Garages and chicken coops being offered as illegal suites in Kelowna - InfoNews

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Garages and chicken coops being offered as illegal suites in Kelowna

Image Credit: ADOBE STOCK
May 29, 2019 - 6:30 AM

KELOWNA - For Kim, getting evicted from an illegal suite was a life-changing experience.

Her story also shines a light on a part of the rental housing market that doesn’t get talked about amid city council debates on Airbnb rentals, increased costs for new housing and the ongoing homelessness crises.

Kim, who we agreed not to fully identify since it could harm her chances of finding accommodation, was living in what was called a duplex near Kelowna General Hospital, content to call it home and hop on a bus each day for the 15-minute ride to work.

The fact that the duplex actually contained six illegal suites was not an issue until she got into a disagreement with one of the other residents and was served eviction notice by the property manager.

In response, she called the City of Kelowna bylaw office to report the suites. They were shut down.

“When he (bylaw officer) came in, he said: ‘this is not safe,’” she told iNFOnews.ca. “There is no fire wall. The girl upstairs has no balcony so she has no exit if there is a fire. There’s a central door but, if she’s behind her door, she’s got to jump through her window.”

The other tenant in her side of the duplex actually lived in the converted garage.

“Her living room wall was a garage door,” Kim said.

She lived in the only suite that had control of the heat and air conditioning for that side of the building.

It may be unusual for a tenant to turn in her landlord for having an illegal suite but hundreds of complaints about such suites are made every year in Kelowna.

In 2018, the City of Kelowna issued 249 fines of $500 each for illegal suites, collecting $124,500, Bylaw Services Manager David Gazley, told iNFOnews.ca.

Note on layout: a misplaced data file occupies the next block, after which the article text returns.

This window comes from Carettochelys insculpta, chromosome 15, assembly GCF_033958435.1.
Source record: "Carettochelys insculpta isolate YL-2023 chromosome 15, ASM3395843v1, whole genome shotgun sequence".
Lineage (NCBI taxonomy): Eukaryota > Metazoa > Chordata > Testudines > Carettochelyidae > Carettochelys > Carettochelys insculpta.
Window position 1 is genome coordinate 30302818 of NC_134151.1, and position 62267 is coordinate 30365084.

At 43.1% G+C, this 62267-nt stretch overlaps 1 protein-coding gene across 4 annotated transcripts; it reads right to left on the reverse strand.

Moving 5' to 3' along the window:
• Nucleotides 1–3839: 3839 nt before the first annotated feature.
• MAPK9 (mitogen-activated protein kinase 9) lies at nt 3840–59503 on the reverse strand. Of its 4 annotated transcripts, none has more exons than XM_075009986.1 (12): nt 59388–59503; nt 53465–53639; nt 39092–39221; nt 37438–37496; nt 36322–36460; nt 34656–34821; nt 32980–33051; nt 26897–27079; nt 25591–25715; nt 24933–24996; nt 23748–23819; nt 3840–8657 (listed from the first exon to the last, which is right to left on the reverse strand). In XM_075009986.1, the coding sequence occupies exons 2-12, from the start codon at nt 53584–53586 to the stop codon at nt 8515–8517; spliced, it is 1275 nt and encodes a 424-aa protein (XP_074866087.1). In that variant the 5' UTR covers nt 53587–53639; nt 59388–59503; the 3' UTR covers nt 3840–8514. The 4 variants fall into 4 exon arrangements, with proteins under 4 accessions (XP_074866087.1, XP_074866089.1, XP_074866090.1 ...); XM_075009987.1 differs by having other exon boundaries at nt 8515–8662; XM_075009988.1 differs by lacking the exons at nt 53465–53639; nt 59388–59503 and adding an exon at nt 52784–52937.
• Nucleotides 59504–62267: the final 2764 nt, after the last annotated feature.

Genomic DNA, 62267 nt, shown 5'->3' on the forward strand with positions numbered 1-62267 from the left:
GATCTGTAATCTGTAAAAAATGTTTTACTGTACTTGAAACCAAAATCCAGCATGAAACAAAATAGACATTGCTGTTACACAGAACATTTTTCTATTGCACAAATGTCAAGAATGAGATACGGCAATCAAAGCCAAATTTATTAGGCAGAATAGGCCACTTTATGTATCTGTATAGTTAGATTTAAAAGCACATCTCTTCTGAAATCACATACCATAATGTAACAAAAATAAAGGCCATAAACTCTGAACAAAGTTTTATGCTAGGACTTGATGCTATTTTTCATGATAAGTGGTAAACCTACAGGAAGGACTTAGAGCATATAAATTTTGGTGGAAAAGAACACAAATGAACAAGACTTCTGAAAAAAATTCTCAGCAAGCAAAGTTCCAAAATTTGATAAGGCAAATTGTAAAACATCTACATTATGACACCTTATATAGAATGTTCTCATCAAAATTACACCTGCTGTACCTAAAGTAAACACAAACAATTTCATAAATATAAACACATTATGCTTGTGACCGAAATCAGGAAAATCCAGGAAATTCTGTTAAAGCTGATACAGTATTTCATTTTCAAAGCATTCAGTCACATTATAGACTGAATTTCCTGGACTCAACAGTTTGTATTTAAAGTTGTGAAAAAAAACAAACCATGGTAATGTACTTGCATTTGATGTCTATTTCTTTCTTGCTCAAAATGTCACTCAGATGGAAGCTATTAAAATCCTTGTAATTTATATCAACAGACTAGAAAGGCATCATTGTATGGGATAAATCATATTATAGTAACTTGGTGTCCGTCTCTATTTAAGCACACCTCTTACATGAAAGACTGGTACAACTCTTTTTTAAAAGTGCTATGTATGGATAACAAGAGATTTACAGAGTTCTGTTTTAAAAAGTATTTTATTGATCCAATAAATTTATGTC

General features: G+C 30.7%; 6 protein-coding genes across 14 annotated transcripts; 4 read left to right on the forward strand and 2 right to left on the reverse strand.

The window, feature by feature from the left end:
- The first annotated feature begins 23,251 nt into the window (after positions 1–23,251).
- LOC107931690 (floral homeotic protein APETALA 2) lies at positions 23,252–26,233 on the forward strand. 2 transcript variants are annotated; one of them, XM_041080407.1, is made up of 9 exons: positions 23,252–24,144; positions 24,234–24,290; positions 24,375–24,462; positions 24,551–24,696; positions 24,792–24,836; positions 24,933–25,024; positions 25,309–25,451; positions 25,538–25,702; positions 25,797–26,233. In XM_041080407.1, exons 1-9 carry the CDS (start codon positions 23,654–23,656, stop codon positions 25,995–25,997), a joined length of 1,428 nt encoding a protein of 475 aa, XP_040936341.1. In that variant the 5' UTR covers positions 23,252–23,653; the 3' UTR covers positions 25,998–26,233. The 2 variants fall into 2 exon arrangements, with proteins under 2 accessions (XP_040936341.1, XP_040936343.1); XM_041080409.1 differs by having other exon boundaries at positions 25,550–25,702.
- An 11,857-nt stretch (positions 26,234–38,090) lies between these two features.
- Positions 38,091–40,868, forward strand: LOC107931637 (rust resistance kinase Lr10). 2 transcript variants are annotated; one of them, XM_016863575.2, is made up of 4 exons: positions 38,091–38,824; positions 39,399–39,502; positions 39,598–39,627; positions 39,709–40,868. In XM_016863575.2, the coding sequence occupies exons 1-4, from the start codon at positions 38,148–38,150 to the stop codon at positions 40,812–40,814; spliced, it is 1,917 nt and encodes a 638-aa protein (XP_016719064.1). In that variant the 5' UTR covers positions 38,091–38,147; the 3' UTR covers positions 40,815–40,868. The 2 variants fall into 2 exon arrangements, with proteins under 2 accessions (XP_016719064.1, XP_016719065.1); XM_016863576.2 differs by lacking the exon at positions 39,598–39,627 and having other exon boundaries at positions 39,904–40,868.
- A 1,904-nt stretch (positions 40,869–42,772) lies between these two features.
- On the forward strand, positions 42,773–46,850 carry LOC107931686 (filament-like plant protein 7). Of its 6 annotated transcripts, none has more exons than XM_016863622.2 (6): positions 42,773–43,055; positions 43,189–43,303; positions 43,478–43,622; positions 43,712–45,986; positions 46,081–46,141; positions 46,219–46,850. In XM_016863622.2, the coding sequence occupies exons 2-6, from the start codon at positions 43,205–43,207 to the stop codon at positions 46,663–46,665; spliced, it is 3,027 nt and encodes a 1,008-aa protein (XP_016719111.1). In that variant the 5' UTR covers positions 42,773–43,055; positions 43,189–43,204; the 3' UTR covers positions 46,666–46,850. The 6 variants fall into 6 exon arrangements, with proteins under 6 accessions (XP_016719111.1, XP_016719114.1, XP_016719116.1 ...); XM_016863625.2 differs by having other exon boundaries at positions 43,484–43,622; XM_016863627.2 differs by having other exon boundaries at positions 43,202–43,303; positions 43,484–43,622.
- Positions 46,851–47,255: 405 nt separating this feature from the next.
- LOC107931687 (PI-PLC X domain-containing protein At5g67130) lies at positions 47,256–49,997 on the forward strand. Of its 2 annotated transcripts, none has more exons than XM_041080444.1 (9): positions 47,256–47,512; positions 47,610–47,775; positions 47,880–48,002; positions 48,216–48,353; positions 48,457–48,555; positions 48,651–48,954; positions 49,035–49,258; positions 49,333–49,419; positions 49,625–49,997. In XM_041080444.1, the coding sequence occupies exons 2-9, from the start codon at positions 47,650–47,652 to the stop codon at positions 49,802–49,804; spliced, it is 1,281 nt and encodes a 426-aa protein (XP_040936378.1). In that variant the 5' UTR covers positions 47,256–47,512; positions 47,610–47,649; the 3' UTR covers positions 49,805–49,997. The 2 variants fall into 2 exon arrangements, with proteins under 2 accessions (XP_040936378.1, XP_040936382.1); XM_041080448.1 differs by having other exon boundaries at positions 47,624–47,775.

So far this year, 44 more files have been opened. The City could not offer an estimate on how many illegal secondary suites are in the Okanagan. 

The city will work with landlords to try to get the suites legalized. Or, if the landlord is willing to properly decommission the suite, the city can cut the fine in half.

“Some are just not to code,” Gazley said. “They’ll put a hot plate down there and a bit of plumbing and call it a rental suite. You just can’t do that. The next thing you know, you have people living in chicken coops. We do have people living in chicken coops. We have people living in garages. It’s just not safe.”

The worst case he saw was off McCurdy Road.

“This young lady was living in a sea can over there,” Gazley said. “She had a way where it wouldn’t lock her in. She made a little residence out of that and was paying the land owner to stay in that.”

While he realizes there may not be affordable alternatives for people living in such conditions, the city tries to work with the owners to either legalize the suites or give the tenants enough time to find alternative locations.

“We don’t want to kick people out, but we don’t want them to come to harm either,” he said.

Of course, “affordable” is a relative term. Kim was paying $1,500 per month for her one-bedroom with den and two bathrooms share of the duplex.

While illegal suites can be found in all areas of the city, higher end neighbourhoods tend to be more inclined to put in legal suites.

“I find a lot of people, when they build a house, go: ‘I can generate some money if I throw a hot plate downstairs and have someone come live with me and charge them rent,” Gazley said. “What happens is, each of those people might have a car and it’s out on the street and it’s bothering people and they all start complaining. The next thing you know, a parking complaint turns into an illegal suite complaint.”

The city only cracks down on illegal suites if a complaint is filed.

For Kim, her new life means taking three buses and spending 70 minutes a day just to get to work. She is also continuing her battle with the property manager.

She failed to win her fight against the eviction and failed to get her damage and pet deposits back. Those totaled about $1,800. She also had to pay $500 cash on short notice to a moving company because the property manager called in a bailiff to remove her.

“I’m not letting this go,” she said. “I don’t want this to happen to anyone else again.”

While her fight is with the property manager, her former living conditions illustrate what hundreds of others are enduring in their quest to find affordable rental housing in Kelowna.


To contact a reporter for this story, email Rob Munro or call 250-808-0143 or email the editor. You can also submit photos, videos or news tips to the newsroom and be entered to win a monthly prize draw.

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